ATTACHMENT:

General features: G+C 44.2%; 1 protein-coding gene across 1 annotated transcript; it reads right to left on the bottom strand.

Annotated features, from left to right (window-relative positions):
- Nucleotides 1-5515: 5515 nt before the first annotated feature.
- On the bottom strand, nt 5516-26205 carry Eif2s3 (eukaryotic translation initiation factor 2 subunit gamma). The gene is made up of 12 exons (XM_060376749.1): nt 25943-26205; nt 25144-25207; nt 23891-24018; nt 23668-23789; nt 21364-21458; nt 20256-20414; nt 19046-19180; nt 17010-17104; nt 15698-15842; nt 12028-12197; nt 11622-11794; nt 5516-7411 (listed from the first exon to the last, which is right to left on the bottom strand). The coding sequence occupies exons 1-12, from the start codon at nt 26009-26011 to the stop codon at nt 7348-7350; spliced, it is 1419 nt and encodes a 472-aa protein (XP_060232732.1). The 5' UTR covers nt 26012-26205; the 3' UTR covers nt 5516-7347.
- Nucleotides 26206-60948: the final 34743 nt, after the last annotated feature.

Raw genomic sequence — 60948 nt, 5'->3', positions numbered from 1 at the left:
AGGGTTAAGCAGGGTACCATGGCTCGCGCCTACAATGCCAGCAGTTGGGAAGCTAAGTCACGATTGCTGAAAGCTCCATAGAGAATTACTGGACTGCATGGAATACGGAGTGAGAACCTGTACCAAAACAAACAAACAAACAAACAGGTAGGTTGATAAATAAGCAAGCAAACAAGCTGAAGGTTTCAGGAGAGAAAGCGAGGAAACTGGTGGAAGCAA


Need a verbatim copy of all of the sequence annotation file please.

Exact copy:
General features: G+C 44.2%; 1 protein-coding gene across 1 annotated transcript; it reads right to left on the bottom strand.

Annotated features, from left to right (window-relative positions):
- Nucleotides 1-5515: 5515 nt before the first annotated feature.
- On the bottom strand, nt 5516-26205 carry Eif2s3 (eukaryotic translation initiation factor 2 subunit gamma). The gene is made up of 12 exons (XM_060376749.1): nt 25943-26205; nt 25144-25207; nt 23891-24018; nt 23668-23789; nt 21364-21458; nt 20256-20414; nt 19046-19180; nt 17010-17104; nt 15698-15842; nt 12028-12197; nt 11622-11794; nt 5516-7411 (listed from the first exon to the last, which is right to left on the bottom strand). The coding sequence occupies exons 1-12, from the start codon at nt 26009-26011 to the stop codon at nt 7348-7350; spliced, it is 1419 nt and encodes a 472-aa protein (XP_060232732.1). The 5' UTR covers nt 26012-26205; the 3' UTR covers nt 5516-7347.
- Nucleotides 26206-60948: the final 34743 nt, after the last annotated feature.

Raw genomic sequence — 60948 nt, 5'->3', positions numbered from 1 at the left:
AGGGTTAAGCAGGGTACCATGGCTCGCGCCTACAATGCCAGCAGTTGGGAAGCTAAGTCACGATTGCTGAAAGCTCCATAGAGAATTACTGGACTGCATGGAATACGGAGTGAGAACCTGTACCAAAACAAACAAACAAACAAACAGGTAGGTTGATAAATAAGCAAGCAAACAAGCTGAAGGTTTCAGGAGAGAAAGCGAGGAAACTGGTGGAAGCAA